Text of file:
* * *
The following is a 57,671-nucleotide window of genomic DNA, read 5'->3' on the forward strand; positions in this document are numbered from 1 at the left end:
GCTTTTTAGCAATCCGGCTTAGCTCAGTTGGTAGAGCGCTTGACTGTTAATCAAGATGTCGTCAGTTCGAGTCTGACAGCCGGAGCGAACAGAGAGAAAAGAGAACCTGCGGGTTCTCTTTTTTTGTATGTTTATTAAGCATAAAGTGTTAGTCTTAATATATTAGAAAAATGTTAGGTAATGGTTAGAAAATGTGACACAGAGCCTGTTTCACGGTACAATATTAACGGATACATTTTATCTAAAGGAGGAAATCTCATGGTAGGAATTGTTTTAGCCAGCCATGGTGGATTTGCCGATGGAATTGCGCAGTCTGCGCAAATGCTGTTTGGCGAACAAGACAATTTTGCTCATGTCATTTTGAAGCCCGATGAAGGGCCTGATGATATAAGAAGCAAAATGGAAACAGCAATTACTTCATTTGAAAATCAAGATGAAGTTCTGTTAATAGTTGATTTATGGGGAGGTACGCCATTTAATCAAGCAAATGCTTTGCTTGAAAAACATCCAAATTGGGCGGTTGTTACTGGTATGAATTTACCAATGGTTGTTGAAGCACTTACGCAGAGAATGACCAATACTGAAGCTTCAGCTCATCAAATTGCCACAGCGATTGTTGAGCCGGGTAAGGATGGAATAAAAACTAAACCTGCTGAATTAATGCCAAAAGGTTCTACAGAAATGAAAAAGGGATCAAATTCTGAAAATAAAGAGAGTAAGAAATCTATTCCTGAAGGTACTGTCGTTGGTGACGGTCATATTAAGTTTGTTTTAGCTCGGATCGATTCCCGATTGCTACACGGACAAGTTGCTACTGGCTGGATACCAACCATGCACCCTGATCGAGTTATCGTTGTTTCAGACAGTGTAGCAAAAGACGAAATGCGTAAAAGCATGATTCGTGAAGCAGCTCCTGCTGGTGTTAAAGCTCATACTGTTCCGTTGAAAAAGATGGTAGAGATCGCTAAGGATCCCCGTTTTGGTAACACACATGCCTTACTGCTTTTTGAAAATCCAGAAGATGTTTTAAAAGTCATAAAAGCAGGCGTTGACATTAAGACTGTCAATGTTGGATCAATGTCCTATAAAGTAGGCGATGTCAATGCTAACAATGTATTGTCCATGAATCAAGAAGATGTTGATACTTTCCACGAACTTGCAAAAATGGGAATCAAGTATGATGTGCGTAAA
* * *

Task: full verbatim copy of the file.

The following is a 57,671-nucleotide window of genomic DNA, read 5'->3' on the forward strand; positions in this document are numbered from 1 at the left end:
GCTTTTTAGCAATCCGGCTTAGCTCAGTTGGTAGAGCGCTTGACTGTTAATCAAGATGTCGTCAGTTCGAGTCTGACAGCCGGAGCGAACAGAGAGAAAAGAGAACCTGCGGGTTCTCTTTTTTTGTATGTTTATTAAGCATAAAGTGTTAGTCTTAATATATTAGAAAAATGTTAGGTAATGGTTAGAAAATGTGACACAGAGCCTGTTTCACGGTACAATATTAACGGATACATTTTATCTAAAGGAGGAAATCTCATGGTAGGAATTGTTTTAGCCAGCCATGGTGGATTTGCCGATGGAATTGCGCAGTCTGCGCAAATGCTGTTTGGCGAACAAGACAATTTTGCTCATGTCATTTTGAAGCCCGATGAAGGGCCTGATGATATAAGAAGCAAAATGGAAACAGCAATTACTTCATTTGAAAATCAAGATGAAGTTCTGTTAATAGTTGATTTATGGGGAGGTACGCCATTTAATCAAGCAAATGCTTTGCTTGAAAAACATCCAAATTGGGCGGTTGTTACTGGTATGAATTTACCAATGGTTGTTGAAGCACTTACGCAGAGAATGACCAATACTGAAGCTTCAGCTCATCAAATTGCCACAGCGATTGTTGAGCCGGGTAAGGATGGAATAAAAACTAAACCTGCTGAATTAATGCCAAAAGGTTCTACAGAAATGAAAAAGGGATCAAATTCTGAAAATAAAGAGAGTAAGAAATCTATTCCTGAAGGTACTGTCGTTGGTGACGGTCATATTAAGTTTGTTTTAGCTCGGATCGATTCCCGATTGCTACACGGACAAGTTGCTACTGGCTGGATACCAACCATGCACCCTGATCGAGTTATCGTTGTTTCAGACAGTGTAGCAAAAGACGAAATGCGTAAAAGCATGATTCGTGAAGCAGCTCCTGCTGGTGTTAAAGCTCATACTGTTCCGTTGAAAAAGATGGTAGAGATCGCTAAGGATCCCCGTTTTGGTAACACACATGCCTTACTGCTTTTTGAAAATCCAGAAGATGTTTTAAAAGTCATAAAAGCAGGCGTTGACATTAAGACTGTCAATGTTGGATCAATGTCCTATAAAGTAGGCGATGTCAATGCTAACAATGTATTGTCCATGAATCAAGAAGATGTTGATACTTTCCACGAACTTGCAAAAATGGGAATCAAGTATGATGTGCGTAAA